Composite electrode 36 rests on a gate dielectric 32, illustratively thermal oxide. The Figure shows the result of applying a halo implant to form halo 44. In the example shown, the transistor is an N-FET having a body 12 that is P-type and the halo is also P. Those skilled in the art will be aware of conventional magnitudes applying to the P body and to the P halo and will readily be able to adapt the invention to PFETs. The halo implant has been applied by a vertical implant, avoiding the well known problems associated with angled implants. Since the inner portion of the self-aligned halo implant has passed through the ledges 34, the ions have lost energy and consequently, the ions closer in to the gate penetrate into the body 12 to a lesser degree. The depth of the halo in the shallower area will be referred to as the halo depth.
On the right and left of the Figure, isolating members 20 have been formed be etching a trench and filling it with dielectric, e.g. oxide (SiO2). Also on the extreme edges of the Figure, a photoresist mask 82 has had an aperture formed in it that blocks the implant in other regions where it is not desired. The substrate 10 in which the transistor is being formed may be bulk or SOI.
It is an advantageous feature of the invention that the halo and the extension are decoupled. They are set by different implant steps and are physically separated. Thus, the VT of the transistor, as affected by the halo implant, is not affected by the extension implant, which affects the on-resistance of the transistor and the hot-electron effects.
The nitride damascene layer is stripped by selective etching such as a hot phosphoric acid wet etch, leaving the structure shown in
A selective anisotropic directional etch trims off the ledges to the width of the spacers 52, after which the spacers are stripped, leaving the final structure shown in
Another technique for forming an inverse-T electrode transistor is illustrated in
A HDP oxide layer 22 having a thickness suitable for the thickness of the transistor ledges has been put down on the horizontal surfaces. If the deposition step leaves some oxide adhering to the vertical edges of the gate, that may be cleaned up in an isotropic etch. The result is shown in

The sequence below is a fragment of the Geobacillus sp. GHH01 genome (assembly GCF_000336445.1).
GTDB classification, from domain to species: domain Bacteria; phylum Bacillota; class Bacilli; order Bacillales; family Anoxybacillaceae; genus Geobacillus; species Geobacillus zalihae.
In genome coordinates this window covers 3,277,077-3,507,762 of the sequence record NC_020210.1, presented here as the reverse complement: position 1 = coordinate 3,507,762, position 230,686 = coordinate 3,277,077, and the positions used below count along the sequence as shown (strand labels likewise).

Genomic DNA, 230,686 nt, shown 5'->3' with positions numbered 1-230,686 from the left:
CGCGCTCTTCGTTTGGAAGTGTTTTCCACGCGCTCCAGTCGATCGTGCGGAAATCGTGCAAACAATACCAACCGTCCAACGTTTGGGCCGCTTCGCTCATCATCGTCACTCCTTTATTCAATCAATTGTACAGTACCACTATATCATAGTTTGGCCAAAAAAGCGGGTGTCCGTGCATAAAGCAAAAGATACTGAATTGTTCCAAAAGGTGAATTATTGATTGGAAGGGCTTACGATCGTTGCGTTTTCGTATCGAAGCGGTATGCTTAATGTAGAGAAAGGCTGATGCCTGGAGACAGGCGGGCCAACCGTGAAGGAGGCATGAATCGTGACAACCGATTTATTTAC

A wet etch or other isotropic etch removes poly from gate 36′ to an amount indicated by dotted lines 24, leaving a ledge 34 on the bottom where the horizontal etching action has been blocked by the blocking layer 22.
The final result is shown in
While the invention has been described in terms of a single preferred embodiment, those skilled in the art will recognize that the invention can be practiced in various versions within the spirit and scope of the following claims.
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|Citing Patent||Filing date||Publication date||Applicant||Title|
|US7534706 *||Feb 6, 2006||May 19, 2009||Freescale Semiconductor, Inc.||Recessed poly extension T-gate|
|US9324709||Aug 19, 2013||Apr 26, 2016||Globalfoundries Inc.||Self-aligned gate contact structure|
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|WO2015024478A1 *||Aug 15, 2014||Feb 26, 2015||International Business Machines Corporation||Self-aligned gate contact structure|
|U.S. Classification||438/303, 257/E29.135, 257/E21.205, 438/306|
|International Classification||H01L21/336, H01L29/423, H01L21/425, H01L21/8234, H01L21/28|
|Cooperative Classification||H01L29/6659, H01L29/66553, H01L29/42376, H01L21/28114, H01L29/6653|
|European Classification||H01L29/66M6T6F6, H01L29/66M6T6F9, H01L29/66M6T6F11B3, H01L21/28E2B20, H01L29/423D2B7B|
|Mar 14, 2011||REMI||Maintenance fee reminder mailed|
|Aug 7, 2011||LAPS||Lapse for failure to pay maintenance fees|
|Sep 27, 2011||FP||Expired due to failure to pay maintenance fee|
Effective date: 20110807